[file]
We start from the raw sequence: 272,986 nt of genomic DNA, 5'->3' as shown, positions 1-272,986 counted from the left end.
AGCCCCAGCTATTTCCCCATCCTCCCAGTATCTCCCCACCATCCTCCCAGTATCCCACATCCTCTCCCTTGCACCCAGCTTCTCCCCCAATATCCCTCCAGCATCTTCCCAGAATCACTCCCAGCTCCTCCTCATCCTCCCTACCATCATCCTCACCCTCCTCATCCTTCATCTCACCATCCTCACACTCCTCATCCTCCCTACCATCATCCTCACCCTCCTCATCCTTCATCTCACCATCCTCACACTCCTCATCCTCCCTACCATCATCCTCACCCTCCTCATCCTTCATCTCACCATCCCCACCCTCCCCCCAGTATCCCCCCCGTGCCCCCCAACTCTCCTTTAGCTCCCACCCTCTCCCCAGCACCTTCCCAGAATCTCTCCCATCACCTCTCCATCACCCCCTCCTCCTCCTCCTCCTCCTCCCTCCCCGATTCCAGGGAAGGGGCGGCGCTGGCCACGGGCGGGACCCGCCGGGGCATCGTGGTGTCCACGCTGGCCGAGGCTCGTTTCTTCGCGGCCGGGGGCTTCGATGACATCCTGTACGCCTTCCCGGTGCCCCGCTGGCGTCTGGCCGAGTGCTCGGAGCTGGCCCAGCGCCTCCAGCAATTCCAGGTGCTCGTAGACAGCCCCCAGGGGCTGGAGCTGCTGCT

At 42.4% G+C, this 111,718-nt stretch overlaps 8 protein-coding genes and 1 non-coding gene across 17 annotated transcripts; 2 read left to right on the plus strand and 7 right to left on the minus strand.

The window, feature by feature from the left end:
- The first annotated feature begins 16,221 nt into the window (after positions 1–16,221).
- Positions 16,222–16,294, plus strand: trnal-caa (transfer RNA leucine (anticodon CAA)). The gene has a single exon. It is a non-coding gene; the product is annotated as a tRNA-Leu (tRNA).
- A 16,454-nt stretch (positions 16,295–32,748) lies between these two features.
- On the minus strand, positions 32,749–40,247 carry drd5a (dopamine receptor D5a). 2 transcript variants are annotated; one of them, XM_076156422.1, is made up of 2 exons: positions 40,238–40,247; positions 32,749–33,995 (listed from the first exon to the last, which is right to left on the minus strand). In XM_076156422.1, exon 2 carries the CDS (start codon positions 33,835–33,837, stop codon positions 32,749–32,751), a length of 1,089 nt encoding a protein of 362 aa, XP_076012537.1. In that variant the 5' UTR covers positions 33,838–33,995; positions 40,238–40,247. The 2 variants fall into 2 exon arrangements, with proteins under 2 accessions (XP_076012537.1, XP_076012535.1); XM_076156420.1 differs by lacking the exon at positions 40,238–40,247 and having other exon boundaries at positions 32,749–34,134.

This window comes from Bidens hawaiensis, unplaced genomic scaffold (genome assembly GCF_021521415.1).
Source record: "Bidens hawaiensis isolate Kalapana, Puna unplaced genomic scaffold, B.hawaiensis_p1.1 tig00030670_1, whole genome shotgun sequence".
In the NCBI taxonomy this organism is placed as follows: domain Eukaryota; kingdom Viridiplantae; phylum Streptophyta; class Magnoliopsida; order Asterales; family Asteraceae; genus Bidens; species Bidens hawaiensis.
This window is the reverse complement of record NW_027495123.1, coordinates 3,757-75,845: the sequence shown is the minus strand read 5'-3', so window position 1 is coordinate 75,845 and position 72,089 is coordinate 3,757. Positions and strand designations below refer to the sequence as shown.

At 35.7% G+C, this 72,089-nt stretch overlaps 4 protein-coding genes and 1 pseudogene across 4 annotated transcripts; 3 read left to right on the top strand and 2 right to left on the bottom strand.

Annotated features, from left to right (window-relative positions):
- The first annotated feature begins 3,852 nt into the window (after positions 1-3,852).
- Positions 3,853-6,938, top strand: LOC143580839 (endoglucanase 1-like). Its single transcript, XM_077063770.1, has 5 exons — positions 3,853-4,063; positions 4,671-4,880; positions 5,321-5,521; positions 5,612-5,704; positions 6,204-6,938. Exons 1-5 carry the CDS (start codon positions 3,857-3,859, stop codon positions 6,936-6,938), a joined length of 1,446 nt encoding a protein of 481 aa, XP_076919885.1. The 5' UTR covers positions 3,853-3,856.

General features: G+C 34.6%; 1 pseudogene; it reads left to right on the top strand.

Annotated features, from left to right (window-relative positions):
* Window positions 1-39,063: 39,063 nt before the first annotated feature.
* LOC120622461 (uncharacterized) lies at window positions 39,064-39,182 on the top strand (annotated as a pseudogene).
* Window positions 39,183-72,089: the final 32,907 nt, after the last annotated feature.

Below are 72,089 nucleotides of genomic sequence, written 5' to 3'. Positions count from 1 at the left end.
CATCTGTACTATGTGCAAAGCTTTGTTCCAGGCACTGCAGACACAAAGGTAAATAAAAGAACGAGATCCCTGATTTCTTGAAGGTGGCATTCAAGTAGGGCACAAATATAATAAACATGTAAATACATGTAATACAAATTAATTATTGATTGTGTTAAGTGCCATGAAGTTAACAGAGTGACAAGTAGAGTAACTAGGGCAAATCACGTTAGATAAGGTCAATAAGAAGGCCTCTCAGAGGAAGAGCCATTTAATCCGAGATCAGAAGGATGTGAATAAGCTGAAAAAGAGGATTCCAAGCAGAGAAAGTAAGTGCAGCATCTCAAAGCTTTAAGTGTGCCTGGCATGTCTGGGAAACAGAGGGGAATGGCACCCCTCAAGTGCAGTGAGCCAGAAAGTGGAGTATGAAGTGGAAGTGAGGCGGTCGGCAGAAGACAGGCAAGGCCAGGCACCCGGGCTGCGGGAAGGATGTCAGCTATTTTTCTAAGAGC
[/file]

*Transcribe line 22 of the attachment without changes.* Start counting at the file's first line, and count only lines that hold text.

Below are 72,089 nucleotides of genomic sequence, written 5' to 3'. Positions count from 1 at the left end.